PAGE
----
Jun 6, 2007 at 7:59 pm #1223560
On the 22nd of this month me and a friend will be doing a back packing trip up through Yosemite National Park. Not any specific trail we are just charting our own with maps. We will be leaving that Thursday during night time (i have work) and will be coming home Sunday. The trail is in total 17 miles one way so round trip 34 so about 7-10 miles a day. I have plenty of room for food in my pack seeing how we are just taking the basics so i was wondering if you guys can shoot out some ideas of good food to bring for the trip :-). I am just trying to get more ideas and variety. Thanks for you help.Jun 7, 2007 at 7:40 am #1391487
David NollBPL Member
@dpnollLocale: Maroon Bells
Go to the Freezer Bag Cooking website for tasty food and easy to do meals.Jun 7, 2007 at 7:58 am #1391491
will do just wanting ideas of things to bring. thanksJun 7, 2007 at 8:22 am #1391493
Sarah KirkconnellBPL Member
@sarbarLocale: In the shadow of Mt. Rainier
Mmmm…potato chips! For some reason I lately have been craving potassium on hikes, and kettle cooked ones are so good!
Burritos are of course one of my favorites as well, or doing it as a burrito bowl and having tortilla chips with it.Jun 10, 2007 at 1:22 pm #1391835
@dirk9827Locale: Pacific Northwest
Food tastes run the gamut. For a four-day trip, you do have the benefit of bringing a few more "comfort" foods because weight won't be as huge of a consideration. I'd tell anyone to mix it up and bring stuff they actually like!
Here are some things I bring:
High quality chocolate, meaning, chocolate generally produced overseas. I am sure there is great domestic chocolate, but generally the quality is better out of Europe.
For dinner, I generally bring whatever is my whim, but for something really good I do like Mary Jane's Farm line of organic backpacker products. The quality is a notch above all others, in my estimation. Plus, she sells in bulk sizes which drives down the price considerably. The meals are generally instant, and it makes it easy to prep and clean up.
Personally, I gravitate toward the Mac-and-Cheese which uses white cheddar, not that yellow stuff you get from Kraft. I bring along one of those tuna fish foil pouches you can get at the store, throw it in, and there you have it, tuna casserole. If I am really fancy, I might bring a few olives as well.
Another fine producer of bulk foods and instant foods is adventure foods. I've had various degrees of success with most of their stuff, but they do make a bakepacker-friendly line of goods, and they do sell in bulk. Plus they do not load their foods full of preservatives.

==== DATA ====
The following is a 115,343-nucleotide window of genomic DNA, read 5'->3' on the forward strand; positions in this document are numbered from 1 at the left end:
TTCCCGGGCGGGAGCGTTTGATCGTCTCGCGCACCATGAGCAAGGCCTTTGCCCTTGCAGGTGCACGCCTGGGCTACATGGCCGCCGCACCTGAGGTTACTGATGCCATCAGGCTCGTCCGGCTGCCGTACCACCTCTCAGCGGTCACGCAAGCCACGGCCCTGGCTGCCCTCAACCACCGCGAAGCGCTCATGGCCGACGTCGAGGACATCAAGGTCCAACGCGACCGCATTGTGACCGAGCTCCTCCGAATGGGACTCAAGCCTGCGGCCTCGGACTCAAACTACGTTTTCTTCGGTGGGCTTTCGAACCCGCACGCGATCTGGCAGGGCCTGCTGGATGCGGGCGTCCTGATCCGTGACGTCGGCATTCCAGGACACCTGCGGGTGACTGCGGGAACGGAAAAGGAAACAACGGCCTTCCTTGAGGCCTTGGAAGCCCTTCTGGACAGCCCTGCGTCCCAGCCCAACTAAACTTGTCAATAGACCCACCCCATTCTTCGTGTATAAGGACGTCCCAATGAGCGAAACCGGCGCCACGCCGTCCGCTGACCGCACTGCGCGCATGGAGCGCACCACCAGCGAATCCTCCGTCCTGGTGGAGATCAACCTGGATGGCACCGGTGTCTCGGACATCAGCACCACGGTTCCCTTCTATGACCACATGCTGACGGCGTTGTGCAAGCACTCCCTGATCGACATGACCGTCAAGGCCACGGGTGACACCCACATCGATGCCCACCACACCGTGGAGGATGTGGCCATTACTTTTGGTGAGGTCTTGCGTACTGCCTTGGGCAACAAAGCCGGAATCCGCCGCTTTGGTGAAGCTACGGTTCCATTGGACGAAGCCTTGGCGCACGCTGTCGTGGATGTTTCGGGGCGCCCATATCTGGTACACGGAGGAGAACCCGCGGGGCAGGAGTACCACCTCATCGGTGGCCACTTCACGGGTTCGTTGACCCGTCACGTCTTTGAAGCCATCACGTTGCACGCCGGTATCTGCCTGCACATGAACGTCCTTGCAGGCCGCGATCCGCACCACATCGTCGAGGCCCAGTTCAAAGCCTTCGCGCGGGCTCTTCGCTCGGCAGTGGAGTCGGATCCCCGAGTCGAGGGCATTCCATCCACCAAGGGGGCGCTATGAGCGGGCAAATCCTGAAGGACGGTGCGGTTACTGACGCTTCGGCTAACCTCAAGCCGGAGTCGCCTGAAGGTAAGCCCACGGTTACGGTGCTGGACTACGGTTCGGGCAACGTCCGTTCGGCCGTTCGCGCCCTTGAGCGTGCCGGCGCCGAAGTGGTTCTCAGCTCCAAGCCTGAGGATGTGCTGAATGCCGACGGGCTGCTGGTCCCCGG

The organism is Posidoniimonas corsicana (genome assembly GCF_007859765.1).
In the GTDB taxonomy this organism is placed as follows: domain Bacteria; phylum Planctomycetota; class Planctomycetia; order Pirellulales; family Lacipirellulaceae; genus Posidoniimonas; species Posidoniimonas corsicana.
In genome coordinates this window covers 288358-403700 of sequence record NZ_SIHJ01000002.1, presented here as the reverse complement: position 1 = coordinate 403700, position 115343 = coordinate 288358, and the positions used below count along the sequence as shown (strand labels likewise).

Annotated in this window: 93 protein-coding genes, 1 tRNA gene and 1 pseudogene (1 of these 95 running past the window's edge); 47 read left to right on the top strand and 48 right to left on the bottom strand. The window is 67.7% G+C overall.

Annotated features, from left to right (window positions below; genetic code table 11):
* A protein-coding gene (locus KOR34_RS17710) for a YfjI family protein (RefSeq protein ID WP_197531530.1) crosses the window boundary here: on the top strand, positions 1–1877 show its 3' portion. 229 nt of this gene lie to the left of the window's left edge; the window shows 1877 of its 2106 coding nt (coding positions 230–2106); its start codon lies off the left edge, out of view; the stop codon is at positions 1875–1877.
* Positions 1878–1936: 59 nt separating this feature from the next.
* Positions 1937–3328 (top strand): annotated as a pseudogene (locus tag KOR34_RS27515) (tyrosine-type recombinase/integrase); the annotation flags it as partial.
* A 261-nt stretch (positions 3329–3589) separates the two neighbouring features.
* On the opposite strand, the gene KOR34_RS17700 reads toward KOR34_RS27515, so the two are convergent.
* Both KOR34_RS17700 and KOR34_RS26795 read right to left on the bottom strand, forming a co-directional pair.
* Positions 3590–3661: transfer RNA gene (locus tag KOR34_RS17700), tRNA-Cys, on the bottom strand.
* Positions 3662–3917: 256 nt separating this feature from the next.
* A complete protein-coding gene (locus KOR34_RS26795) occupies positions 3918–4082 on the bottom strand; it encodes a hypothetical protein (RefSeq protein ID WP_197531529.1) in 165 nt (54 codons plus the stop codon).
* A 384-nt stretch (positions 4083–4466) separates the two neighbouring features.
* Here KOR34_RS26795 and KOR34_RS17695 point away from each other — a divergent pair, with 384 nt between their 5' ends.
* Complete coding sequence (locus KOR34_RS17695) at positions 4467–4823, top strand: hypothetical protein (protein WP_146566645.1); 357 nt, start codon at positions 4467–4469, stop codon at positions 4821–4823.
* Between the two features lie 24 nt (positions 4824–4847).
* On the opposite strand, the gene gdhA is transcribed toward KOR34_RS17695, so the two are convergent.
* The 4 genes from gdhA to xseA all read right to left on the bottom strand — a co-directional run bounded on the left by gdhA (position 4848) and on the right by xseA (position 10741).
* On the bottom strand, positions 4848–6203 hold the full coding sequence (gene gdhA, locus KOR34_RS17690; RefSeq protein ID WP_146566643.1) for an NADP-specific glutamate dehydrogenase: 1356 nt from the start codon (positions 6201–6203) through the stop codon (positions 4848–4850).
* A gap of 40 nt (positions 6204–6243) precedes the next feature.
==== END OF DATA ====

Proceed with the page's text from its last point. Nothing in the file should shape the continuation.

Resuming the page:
Other things I like to bring:
Nuts. Good source of fats and usually they are salted. You can get nuts in a trail mix
Dried fruit – mangoes are excellent, although I prefer the kind they don't add too much sugar too. Don't overdo the dried fruit as certain types can do wonders on the intestines.
Energy bars – Some are loaded with sugars, some aren't. Choose wisely. But I like em for a quick snack and you can stuff them into your pockets.
Tea/coffee/hot chocolate – On a cold or rainy evening, a hot drink can do wonders to lift the spirits
Instant oatmeal – Speaking of cold, the prospect of a hot breakfast can at least make getting out of sleeping bag on a cold morning tolerable
High quality jerky – Turkey, salmon, beef, your preference
Miso soup – Again, keeping a theme with hot is great. Miso soup isn't really all that helpful in terms of calories or nutrition, but it's warm and friendly. Plus you can get the instant cubes in tiny sizes.
A lot of people like Instant Ramen products or Lipton Instant Noodles. Some of it is good, some of it loaded with fat and salt. Again, this isn't necessarily bad if you are backpacking, just something to consider.
Depending on the trip, the length, and whether or not we end up passing through or near a campground or some other place with a recycles bin, I'd generally bring a high quality bottled microbrew with me. And my hiking partner, I'd bring one for him. Extra weight, most certainly. But there is nothing like sitting in camp, watching the sun set on some beautiful mountain lake, and partaking in a nice refreshing adult beverage. Of course, you must pack your bottle out and of course, you gotta be careful with the glass.
Four days? No problem. You shouldn't have to carry too much weight for that trip to make a bottle beer a reality.
Hope that helps! Have fun!
DirkSep 26, 2009 at 1:49 pm #1530815
speaking of bottled microbrew… I recently went on a trip to calaveras big trees in california with my brother in law and his brother. In the middle of the woods, there is a tavern brewery type pub. We were going to have dehydrated food for dinner, but decided we couldn't pass this up. Long story short, they sold their beer (which was FANTASTIC by the way) in half growlers and growlers. We each got a half growler of our favorite brew and took it along to camp with us. Yeah, it was NOT ultralight at all, but drinking a high quality brew at sundown around a fire with a hot meal (they made german style sausages there too, I got a sampler plate!) was priceless! Plus the growler made a really cool souveneer.Sep 26, 2009 at 1:53 pm #1530817
@lori999Locale: Central Valley
Don't you love the search function? :)
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